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Parasites change bees brains, but not their behavior

Date:
July 17, 2013
Source:
BioMed Central Limited
Summary:
Honey bees infected with the parasitic mite, Varroa destructor, or the microsporidia, Nosema ceranae, have changes in the chemical profile of their skin and in their brains. Despite this, parasitized bees were not expelled from the hive, which, the authors say, supports the hypothesis that stressed bees leave the hive altruistically to prevent the spread of infection.

Bee infected with the parasitic mite, Varroa destructor.
Credit: A. Maisonnasse

Honey bees Apis mellifera) infected with the parasitic mite, Varroa destructor, or the microsporidia, Nosema ceranae, have changes in the chemical profile of their skin and in their brains, finds research in BioMed Central's open access journal BMC Ecology. Despite this, parasitized bees were not expelled from the hive, which, the authors say, supports the hypothesis that stressed bees leave the hive altruistically to prevent the spread of infection.

This study from INRA (French National Institute for Agricultural Research) investigated the effect of parasitization on honey bees living in hives at Avignon. Individual bees were infected with either the ectoparasite Varroa, which lives on the bees, or endoparasite Nosema, which invades their bodies, and reintroduced to the hive. After a few days the effect of infection on bees and their behavior was monitored.

Parasitization caused changes in the levels of active genes in the brains of infected bees. Varroa altered the activity of 455 genes, including genes involved in GABA and serotonin signaling, while Nosema affected 57. Twenty genes were common between the two infections and several of the up-regulated genes are involved in oxidative stress, neural function and foraging behavior. Parasitized bees also tended to have a higher viral infection as well, adding to their disease burden, -- even if they did not have physical symptoms.

Hydrocarbons on the cuticle of bees provide a 'family' scent allowing bees from the same hive to recognize each other. The levels of these chemicals was altered by infection with either the endo- or ecto-parasite nevertheless infected bees were treated as normal by other bees -- social interactions including antennal contact, grooming, feeding, and vibration, continued -- and they were not expelled from the hive.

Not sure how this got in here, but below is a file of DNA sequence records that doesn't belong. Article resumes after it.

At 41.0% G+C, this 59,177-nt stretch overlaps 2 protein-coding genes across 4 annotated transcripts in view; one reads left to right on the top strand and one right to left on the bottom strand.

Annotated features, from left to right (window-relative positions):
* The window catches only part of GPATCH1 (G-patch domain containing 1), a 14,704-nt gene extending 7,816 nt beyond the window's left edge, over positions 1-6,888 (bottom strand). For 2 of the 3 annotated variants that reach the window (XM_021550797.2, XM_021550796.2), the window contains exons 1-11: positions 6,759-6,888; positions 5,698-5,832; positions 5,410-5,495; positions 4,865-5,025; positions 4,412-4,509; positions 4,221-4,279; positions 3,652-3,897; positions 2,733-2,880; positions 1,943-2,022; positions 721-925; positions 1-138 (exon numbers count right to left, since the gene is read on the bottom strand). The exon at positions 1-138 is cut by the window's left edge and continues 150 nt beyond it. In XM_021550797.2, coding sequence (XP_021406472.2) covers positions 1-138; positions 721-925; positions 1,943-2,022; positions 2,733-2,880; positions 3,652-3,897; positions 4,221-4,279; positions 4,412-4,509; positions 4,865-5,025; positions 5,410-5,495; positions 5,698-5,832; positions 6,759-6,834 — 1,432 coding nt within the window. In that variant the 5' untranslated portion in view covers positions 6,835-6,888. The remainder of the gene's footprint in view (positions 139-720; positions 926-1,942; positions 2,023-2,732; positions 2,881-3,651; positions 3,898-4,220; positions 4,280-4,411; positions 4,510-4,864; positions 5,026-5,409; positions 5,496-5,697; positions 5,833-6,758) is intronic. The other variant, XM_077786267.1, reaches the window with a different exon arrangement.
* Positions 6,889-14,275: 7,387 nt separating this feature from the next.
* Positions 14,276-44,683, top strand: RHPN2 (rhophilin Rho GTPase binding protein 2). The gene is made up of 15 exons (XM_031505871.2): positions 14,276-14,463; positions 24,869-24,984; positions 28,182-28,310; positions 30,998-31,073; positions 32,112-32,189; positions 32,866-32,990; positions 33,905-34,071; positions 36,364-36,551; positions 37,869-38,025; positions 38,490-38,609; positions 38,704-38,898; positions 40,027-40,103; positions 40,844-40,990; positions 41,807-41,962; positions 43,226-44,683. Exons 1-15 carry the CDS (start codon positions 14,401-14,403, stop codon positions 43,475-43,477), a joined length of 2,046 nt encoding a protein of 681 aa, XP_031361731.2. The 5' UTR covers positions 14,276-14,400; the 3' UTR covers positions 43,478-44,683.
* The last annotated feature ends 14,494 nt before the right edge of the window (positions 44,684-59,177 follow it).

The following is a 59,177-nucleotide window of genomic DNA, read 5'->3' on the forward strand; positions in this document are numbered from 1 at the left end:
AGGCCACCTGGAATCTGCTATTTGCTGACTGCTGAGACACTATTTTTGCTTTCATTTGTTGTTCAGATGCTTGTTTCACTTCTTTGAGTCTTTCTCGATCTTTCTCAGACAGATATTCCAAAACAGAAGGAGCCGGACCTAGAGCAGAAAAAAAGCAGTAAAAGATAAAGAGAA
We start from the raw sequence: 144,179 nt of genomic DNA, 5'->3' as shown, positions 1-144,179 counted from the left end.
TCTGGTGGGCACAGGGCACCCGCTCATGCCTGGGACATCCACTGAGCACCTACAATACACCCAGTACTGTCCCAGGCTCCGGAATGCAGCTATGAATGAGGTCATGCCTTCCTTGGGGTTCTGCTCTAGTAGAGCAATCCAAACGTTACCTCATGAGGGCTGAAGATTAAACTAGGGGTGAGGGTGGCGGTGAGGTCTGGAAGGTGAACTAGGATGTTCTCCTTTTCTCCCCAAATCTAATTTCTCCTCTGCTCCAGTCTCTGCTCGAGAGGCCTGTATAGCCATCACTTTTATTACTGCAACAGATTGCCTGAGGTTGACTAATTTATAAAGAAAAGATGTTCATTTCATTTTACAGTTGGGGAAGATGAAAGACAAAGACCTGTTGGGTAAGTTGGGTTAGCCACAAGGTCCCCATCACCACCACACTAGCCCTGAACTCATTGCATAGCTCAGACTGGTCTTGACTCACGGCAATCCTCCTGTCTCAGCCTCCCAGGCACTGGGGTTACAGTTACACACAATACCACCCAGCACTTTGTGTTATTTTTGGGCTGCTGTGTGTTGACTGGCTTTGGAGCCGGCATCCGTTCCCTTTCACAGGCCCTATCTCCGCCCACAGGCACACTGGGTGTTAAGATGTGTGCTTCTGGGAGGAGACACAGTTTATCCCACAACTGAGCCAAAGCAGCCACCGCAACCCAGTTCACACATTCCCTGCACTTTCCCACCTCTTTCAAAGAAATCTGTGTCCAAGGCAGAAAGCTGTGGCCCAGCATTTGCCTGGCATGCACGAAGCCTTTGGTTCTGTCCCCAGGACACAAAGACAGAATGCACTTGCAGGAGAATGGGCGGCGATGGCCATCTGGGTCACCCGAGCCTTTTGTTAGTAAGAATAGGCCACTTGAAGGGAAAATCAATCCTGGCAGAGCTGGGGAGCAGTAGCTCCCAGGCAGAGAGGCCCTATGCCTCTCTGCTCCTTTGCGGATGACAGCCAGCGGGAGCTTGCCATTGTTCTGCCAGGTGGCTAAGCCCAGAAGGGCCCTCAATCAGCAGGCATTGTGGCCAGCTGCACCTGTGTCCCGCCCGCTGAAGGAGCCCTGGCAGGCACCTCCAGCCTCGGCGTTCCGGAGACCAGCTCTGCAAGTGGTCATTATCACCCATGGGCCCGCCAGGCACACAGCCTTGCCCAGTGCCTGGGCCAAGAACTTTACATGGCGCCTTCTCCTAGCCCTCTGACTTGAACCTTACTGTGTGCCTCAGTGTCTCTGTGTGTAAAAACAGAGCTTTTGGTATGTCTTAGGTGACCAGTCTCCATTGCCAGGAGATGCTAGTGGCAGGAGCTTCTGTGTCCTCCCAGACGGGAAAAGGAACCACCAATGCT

Dr Cynthia McDonnell who led this study commented, "Parasitized bees tend to leave the colony earlier to perform foraging activity, which could lead to a significant depopulation of the colony. However, very few studies have analyzed the impact of parasites on bee phenotypes, e.g. brain and behavior. We found that parasitized bees were not attacked by their nestmates suggesting that they leave the hive voluntarily, perhaps in response to the changes in gene expression in their brains. This social removal and the underlying mechanism might be a general and conserved response to parasitism, given that it was observed with extremely different types of parasites"


Story Source:

The above story is based on materials provided by BioMed Central Limited. Note: Materials may be edited for content and length.


Journal Reference:

  1. Cynthia M McDonnell, Cιdric Alaux, Hugues Parrinello, Jean-Pierre Desvignes, Didier Crauser, Emma Durbesson, Dominique Beslay, Yves Le Conte. Ecto- and endoparasite induce similar chemical and brain neurogenomic responses in the honey bee (Apis mellifera). BMC Ecology, 2013; 13 (1): 25 DOI: 10.1186/1472-6785-13-25

Cite This Page:

BioMed Central Limited. "Parasites change bees brains, but not their behavior." ScienceDaily. ScienceDaily, 17 July 2013. <www.sciencedaily.com/releases/2013/07/130717051738.htm>.
BioMed Central Limited. (2013, July 17). Parasites change bees brains, but not their behavior. ScienceDaily. Retrieved August 29, 2014 from www.sciencedaily.com/releases/2013/07/130717051738.htm
BioMed Central Limited. "Parasites change bees brains, but not their behavior." ScienceDaily. www.sciencedaily.com/releases/2013/07/130717051738.htm (accessed August 29, 2014).

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